‘Redolent’: the word, is also latinate, ecclesiastical.

Like Heaney, Hadfield presents us with a vitalised vision of the world. Description is not revelation however, with its sacramentalism of the secular, allowing bog queens to speak, wood and ditch spirits to roam; in Hadfield there is a rhapsodic use language. That is, a language whose reliance is on song as much as description. It is the patterning of sound, the rhythm and rhyme, the tonic value of language, that becomes the revelation in this book. The way she breaks a poem is in essence, musical:



                                    ‘James and Mira ran off into the wood. You’d told them to shout

  • heybear, heybear – and did they ever –


                                                                                   Hey bear!


                                                                   Hey bear!


                                 A godawful wriggly thing fell in Moira’s hair.’


The phrasing, use and placing of rhyme, the rhyme sounds that modulate from ever to bear to emphatic bear, to hair, give a playfulness to the piece. Nor is she averse to simple tunes: the “row, row, row your boat”, in ‘Glid’ for instance.


So much for echoes; the main person behind the writing has to be Edwin Morgan. We see him everywhere, in the suggested layout of parts of Burra Moonwalk (compare with Strawberry Fields Forever), andin the structure and form of Love’s Dog:

                               ‘What I love about love is its diagnosis

                               What I hate about love is its prognosis


                               What I love about……..

                               What I hate about…………’

 compare with Morgan:

                               ‘What I love about dormice is their size

                               What I hate about rain is its sneer

                               What I love about………..

                               What I hate about……….’

                                                                     (A View of Things)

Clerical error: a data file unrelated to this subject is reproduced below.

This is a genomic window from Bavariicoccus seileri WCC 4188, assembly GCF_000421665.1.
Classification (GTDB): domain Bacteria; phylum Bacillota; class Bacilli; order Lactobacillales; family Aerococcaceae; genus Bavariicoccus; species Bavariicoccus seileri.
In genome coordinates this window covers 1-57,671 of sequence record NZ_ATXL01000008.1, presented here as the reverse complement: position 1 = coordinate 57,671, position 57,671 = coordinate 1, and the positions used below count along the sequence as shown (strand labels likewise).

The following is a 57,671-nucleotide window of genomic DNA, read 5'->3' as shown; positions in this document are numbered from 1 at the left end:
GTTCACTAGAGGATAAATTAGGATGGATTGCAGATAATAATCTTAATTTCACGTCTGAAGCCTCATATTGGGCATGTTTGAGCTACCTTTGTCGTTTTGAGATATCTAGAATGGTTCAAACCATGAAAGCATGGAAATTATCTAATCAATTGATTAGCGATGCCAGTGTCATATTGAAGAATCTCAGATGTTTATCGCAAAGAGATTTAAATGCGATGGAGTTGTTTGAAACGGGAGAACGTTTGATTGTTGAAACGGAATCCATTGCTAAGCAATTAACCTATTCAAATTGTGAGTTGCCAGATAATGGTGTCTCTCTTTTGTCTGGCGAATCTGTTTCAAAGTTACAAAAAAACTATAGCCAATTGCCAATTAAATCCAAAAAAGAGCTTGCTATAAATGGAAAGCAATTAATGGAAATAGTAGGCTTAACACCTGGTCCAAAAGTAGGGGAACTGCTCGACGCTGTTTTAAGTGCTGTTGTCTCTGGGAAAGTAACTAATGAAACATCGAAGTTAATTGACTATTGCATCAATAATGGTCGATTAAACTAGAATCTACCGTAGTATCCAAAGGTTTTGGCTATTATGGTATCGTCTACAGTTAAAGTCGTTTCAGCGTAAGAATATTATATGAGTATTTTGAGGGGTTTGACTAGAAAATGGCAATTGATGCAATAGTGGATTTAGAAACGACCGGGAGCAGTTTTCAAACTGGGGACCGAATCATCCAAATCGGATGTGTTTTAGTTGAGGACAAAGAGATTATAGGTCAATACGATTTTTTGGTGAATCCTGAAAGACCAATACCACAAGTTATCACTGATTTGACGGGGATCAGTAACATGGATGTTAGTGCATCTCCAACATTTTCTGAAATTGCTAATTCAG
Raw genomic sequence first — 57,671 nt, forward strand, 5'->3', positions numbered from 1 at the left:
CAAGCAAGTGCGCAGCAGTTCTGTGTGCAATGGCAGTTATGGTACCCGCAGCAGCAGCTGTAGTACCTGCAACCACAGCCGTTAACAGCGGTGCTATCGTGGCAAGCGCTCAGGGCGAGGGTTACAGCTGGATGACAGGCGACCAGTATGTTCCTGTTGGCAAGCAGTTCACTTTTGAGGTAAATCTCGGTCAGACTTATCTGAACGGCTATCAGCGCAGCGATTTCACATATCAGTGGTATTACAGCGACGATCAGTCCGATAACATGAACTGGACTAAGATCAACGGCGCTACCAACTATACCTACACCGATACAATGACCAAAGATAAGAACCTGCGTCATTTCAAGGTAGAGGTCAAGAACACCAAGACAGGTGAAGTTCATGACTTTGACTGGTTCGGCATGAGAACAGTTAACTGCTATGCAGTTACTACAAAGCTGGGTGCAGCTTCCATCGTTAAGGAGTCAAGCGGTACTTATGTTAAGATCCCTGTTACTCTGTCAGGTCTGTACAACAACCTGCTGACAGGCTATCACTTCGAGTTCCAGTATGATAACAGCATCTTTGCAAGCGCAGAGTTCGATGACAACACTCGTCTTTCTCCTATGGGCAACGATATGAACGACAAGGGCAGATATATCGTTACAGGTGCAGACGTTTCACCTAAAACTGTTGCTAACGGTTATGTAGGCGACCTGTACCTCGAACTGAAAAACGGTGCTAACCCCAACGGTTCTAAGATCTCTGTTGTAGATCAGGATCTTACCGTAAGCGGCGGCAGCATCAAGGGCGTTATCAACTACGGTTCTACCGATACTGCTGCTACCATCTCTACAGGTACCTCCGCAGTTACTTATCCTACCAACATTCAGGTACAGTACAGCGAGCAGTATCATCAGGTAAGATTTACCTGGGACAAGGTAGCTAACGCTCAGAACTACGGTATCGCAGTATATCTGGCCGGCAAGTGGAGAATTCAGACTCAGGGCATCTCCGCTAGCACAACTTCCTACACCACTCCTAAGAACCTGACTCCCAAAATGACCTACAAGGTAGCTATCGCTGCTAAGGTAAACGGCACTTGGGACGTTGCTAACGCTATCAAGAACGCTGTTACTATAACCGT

The former by Hadfield also catches the strict layout of the concrete poem of which Morgan was an excellent ambassador.

Her ‘Dogwalk II’ opens: ‘Dervish lilac!



This is a take on Morgan’s expostulation-rich earlier poems, for instance, The Trio, with its ‘Orphean sprig! Melting baby! Warm chihuahua!’. This is an echo also of Adrian Henri’s practice, and the heritage of the Beat poets.

The formation of this particular opening also captures the fortuitous glimpses that sudden lightening allows of one’s surroundings.

Blashy-wadder’ has echoes of the Liverpool poets; it can be heard in the way an image is manipulated:  ‘a gritter… rolled a blinking ball of orange light/ ahead of, like a dung beetle/ that had stolen the sun’.  It is in the use of dayglo colour, and the way the emphatically ordinary is suddenly transformed into a mythical image.


But where is Hadfield in all this? And what is the Nigh-No-Place? In one sense she is the book. Her divided background (Canadian-British) allows no resting place; she inhabits no place, or nigh-on no place; we have all the unhoused images of the book to bolster this, as well, of course, as the divided format. She has to be her own country. She inhabits the width and wealth of the language that is available for her to use.

In this way the extended, exploratory ‘The Mandolin of May’ piece, as well as being one of the most successful pieces here, maybe allows her a way forward.

Nigh-No-Place  by Jen Hadfield £7.95  Bloodaxe Press 2008 http://www.bloodaxebooks.com

Winner of the 2008 T S Eliot Prize; Poetry Book Society Recommendation.